Tucked away amongst the narrow streets of Sapporo’s entertainment district Susukino lies Ganso Ramen Yokocho. Lit up by a cyberpunk-esque neon entrance sign, the small alleyway is home to 17 ramen shops, serving Sapporo’s classic miso ramen among other creative culinary iterations of the dish. It’s probably the best place in Sapporo to satisfy your ramen craving.
Down the Memory Lane of Ramen Street
Back in 1951, eight small houses were built next to Toho Koraku Theatre, each serving delicious salt and soy sauce based ramen. The street gained the name “Koraku Ramen Famous Store Street” and quickly became the top destination spot for ramen in Sapporo. Locals and tourists alike kept coming, boosting the city’s economy and the ramen scene. The shops continually changed, meeting the ongoing needs and tastes of ramen until 1969 when it was dismantled in preparation for the Sapporo Olympics. Two years later, in 1971, it was reconstructed and named Ganso Ramen Yokocho, with 17 shops lining the sides of the alleyway.
Walking down the yokocho evokes a sense of nostalgia. The narrow alleyway is barely wide enough for two people to walk alongside each other. Each shop has a brightly lit sign with a backlit display board of their ramen menu and overhanging paper lanterns covering the vents and electronics. Steam shoots out of the vents and the different aromas fill the alleyway as you walk past. Peering through each sliding door, the shops are tightly packed, most with only countertop seats. Each shop has many variations and their own take on the classic Sapporo miso ramen.
Sapporo Miso Ramen
The birth of Sapporo’s classic miso ramen can be traced back to a small shop called “Aji no Sanpei” in 1954. There’s a myth that a drunk customer requested noodles in their miso soup, however, according to the shop’s founder, Morito Omiya, this is not true. He said that miso soup was the inspiration for the dish. After the Second World War, many people were left malnourished. Omiya wanted to create a single bowl food, which would be nutritious as well as delicious. At first, customers were skeptical of the “miso flavored ramen.” After countless alterations, Omiya’s miso ramen was finally recognized by the media in 1955. From the 1960s on, miso ramen was known as a Sapporo specialty, leading to a boom in food tourism.
The famous dish included fried bean sprouts, onions, ground beef and cabbage accompanied by thick, chewy and curly noodles. Typically, in soy sauce or salt base ramen, the noodles are thin and straight. However, Omiya wanted to create curly noodles to soak the miso broth and prolong the flavor. He decided to partner with noodle company Nishiyama Seimen to create the curly noodles. This style is synonymous with miso ramen today. Omiya’s creations didn’t stop there. When ramen alone was not filling enough, he decided to serve ramen rice, which could be eaten with the remaining broth. Now, ramen and rice sets are all over Sapporo’s ramen shops.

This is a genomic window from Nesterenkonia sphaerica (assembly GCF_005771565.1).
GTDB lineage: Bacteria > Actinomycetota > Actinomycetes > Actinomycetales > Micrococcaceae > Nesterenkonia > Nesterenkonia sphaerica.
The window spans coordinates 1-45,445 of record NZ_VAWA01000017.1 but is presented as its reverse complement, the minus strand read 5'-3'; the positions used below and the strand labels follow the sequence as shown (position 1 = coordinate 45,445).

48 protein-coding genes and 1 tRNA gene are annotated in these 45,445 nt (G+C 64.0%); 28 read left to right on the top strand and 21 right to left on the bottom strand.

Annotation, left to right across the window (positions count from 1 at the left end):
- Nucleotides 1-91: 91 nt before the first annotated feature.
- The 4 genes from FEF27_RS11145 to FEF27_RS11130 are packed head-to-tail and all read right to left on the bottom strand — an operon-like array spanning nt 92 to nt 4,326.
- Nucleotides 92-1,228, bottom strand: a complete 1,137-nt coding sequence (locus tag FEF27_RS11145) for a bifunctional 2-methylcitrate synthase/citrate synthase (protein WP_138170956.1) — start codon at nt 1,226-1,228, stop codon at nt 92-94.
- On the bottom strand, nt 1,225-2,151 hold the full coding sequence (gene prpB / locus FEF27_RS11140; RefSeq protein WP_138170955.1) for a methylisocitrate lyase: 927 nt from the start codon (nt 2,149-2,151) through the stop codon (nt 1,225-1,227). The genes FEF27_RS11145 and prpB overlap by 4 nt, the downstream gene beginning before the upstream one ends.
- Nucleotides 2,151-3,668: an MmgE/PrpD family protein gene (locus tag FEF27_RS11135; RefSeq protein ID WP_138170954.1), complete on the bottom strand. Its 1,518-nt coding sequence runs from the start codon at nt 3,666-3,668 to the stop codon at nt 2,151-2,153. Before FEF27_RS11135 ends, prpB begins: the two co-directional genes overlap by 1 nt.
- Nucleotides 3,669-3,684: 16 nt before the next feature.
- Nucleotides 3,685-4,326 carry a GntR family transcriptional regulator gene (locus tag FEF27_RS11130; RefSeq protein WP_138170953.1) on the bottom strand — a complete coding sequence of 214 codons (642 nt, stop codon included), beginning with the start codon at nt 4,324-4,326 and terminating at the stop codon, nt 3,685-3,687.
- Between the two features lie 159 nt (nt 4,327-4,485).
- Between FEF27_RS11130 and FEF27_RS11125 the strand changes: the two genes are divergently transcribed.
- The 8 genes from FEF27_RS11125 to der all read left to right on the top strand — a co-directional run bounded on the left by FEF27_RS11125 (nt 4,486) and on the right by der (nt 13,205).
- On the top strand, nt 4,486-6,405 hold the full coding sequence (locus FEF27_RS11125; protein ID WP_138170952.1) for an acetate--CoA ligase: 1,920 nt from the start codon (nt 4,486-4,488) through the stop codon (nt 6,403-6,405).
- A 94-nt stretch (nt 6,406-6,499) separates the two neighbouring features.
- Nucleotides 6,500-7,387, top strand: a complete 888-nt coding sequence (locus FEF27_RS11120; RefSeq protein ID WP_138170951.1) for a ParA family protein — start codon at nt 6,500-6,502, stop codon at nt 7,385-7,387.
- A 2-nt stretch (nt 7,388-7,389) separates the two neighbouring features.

Taking the Classic Ramen Forward and Beyond
Nowadays, shops in Ganso Ramen Yokocho are adapting Omiya’s classic miso ramen by using various different broths and toppings. Hokkaido is home to some of the finest seafood in Japan, if not the world. Ramen shops have been taking full advantage of that.
One of the most popular shops in Ganso Ramen Yokocho is Teshikaga Ramen. Here, there is an emphasis on using Hokkaido-based ingredients such as pigs raised near Teshikaga or scallops from the Sea of Okhotsk. The miso ramen is made using a tonkotsu broth base that has been bubbling away for over 20 hours. It’s topped with a char siu that’s been grilled to order over a shichirin grill, accompanied by ground beef and miso mix, wakame, marinated egg, green onions and a small knob of grated ginger finishing the bowl.
The broth is deep, rich and packed full of umami with the thick noodles soaked in all that flavor. The char siu is beautifully tender and has a slight smokiness thanks to the shichirin grill. To top it off, the perfectly marinated egg oozes into the soup, tying everything together.
At Teshikaga, using the same miso broth, there’s ramen topped with scallops and crab, alongside sweetcorn and butter.
When in Teshikaga, try the gyoza dumplings with gyoja ninniku, an important ethnobotanical food plant for the indigenous Ainu people of Japan. This is a type of wild onion that has a beautiful sweetness and aroma.
In other shops in Ganso Ramen Yokocho, shimijimi (broth based around clams) is popular for its delicious salty oceanic taste. The aptly named Shimijimi store serves a light shimijimi broth combined with miso. It’s usually topped with some classic char siu, marinated egg and some more clams. While ramen can often be heavy and oily, at Shimijimi, the ramen is light, delicious and irresistible.
Then there’s Toraya, offering a unique burnt miso flavor known as “kogashi” which gives ramen a charred and smoky taste. They also use miso in many other ways such as kogashi spicy ramen and even a curry miso ramen.
These are just a few of the 17 ramen shops in Ganso Ramen Yokocho, but each and every one of the ramen bowls offers great foodie delights.